At the school assembly, the stage is crowded with children of every race.  Beating out a couple of songs with an African theme.

But even as thanksgiving is being prepared, the decorations for holiday season are being prepared – with Christmas and Hanukah in the offing.  The occasional car can be spotted with a tree on top, and in the background the present corn husks celebrating the harvest – and almost gone now, the last of the decorations from Halloween and the elections.

I am beginning to think that this place simply moves from one celebration to another.  Certainly the cultures from which such celebrations might derive are legion.  The old catholic church calendar was replete with feast days to remember the heroes of the church.  But the church’s attempt to replace the older pagan celebrations based on the passage of the seasons did not survive the fall of Constantinople and the industrial revolution.  We continue to use basic divisions of time that date from before the Christian era – some so old we cannot identify their origins with certainty.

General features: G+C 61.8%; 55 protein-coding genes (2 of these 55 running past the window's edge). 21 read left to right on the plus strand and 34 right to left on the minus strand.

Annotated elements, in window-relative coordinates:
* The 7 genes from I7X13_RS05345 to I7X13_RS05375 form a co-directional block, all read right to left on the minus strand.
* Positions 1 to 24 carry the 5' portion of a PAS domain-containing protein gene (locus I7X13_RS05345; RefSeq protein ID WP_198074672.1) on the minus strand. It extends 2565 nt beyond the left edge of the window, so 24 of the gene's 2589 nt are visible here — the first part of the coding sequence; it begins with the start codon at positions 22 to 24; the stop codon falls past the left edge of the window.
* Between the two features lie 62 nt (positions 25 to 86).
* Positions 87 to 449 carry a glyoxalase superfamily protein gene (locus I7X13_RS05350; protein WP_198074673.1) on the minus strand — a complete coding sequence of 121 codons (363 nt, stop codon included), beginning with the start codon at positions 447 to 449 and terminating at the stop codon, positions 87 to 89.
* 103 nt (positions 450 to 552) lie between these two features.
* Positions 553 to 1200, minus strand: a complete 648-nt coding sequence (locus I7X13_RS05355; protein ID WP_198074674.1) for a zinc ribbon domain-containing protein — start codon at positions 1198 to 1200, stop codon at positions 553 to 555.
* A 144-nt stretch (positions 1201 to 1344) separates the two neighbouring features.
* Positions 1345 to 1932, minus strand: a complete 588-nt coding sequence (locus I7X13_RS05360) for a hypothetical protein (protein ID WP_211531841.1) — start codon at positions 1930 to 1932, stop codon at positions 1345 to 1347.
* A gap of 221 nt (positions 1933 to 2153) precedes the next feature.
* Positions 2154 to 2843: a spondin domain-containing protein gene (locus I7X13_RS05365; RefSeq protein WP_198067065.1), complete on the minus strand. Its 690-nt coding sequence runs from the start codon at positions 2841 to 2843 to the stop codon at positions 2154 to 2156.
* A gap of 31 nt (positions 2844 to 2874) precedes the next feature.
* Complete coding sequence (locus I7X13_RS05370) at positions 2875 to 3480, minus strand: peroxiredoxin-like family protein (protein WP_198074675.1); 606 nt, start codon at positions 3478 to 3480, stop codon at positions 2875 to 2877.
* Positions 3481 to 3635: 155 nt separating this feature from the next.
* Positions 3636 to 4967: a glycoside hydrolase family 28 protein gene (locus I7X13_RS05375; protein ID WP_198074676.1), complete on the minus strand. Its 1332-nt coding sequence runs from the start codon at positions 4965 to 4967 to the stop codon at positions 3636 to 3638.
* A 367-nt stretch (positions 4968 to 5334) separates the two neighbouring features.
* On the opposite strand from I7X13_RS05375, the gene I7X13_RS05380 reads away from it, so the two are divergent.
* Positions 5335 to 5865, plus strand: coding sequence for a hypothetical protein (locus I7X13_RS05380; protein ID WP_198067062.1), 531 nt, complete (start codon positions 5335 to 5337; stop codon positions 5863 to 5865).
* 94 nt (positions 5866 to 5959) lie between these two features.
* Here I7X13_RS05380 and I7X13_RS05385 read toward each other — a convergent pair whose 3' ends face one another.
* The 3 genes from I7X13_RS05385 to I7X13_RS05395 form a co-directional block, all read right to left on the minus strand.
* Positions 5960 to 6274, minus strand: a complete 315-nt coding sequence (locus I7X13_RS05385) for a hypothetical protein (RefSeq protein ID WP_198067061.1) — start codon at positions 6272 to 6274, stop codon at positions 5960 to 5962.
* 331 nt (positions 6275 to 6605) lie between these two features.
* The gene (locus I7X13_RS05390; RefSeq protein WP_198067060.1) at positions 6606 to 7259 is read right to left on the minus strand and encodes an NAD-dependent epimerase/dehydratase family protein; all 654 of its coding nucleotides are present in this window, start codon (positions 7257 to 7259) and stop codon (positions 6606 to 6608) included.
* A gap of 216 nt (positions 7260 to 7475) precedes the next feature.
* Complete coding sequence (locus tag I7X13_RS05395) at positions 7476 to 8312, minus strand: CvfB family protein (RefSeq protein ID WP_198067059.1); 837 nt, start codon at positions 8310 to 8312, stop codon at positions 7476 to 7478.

The division of our week into seven days reflects the number of heavenly bodies that traveled in an ecliptic path and which were visible to the ancients.  In the names of our days we still use the names of the old pagan gods – Monandaeg (moon’s day), Tyr’s day, Wodan’s day, Thor’s day, Frigg’s day, Saturn’s day, Dies Solics (sun’s day).  Tyr was the ancient Germanic god of war, older even than Wodan, and he is destined to die after killing the guardian of hell at Ragnorok.  Wodan is the allfather, husband of Frigg, father of Thor – but again at Ragnorok “then shall Frigg’s sweet friend fall”.

The persistence of these names and celebrations, long after state or religious sanction was given to them, and sometimes in the teeth of strong state or religious opposition, deserves reflection.  Is this just another limit of the power of law?  Would any attempt to change the names of the days or the months really work?  All children know of the futility of trying to legislate to stop the tide from coming in – and slowing the passage of the earth’s progress around the sun to a more convenient metric seems presently outside our capability.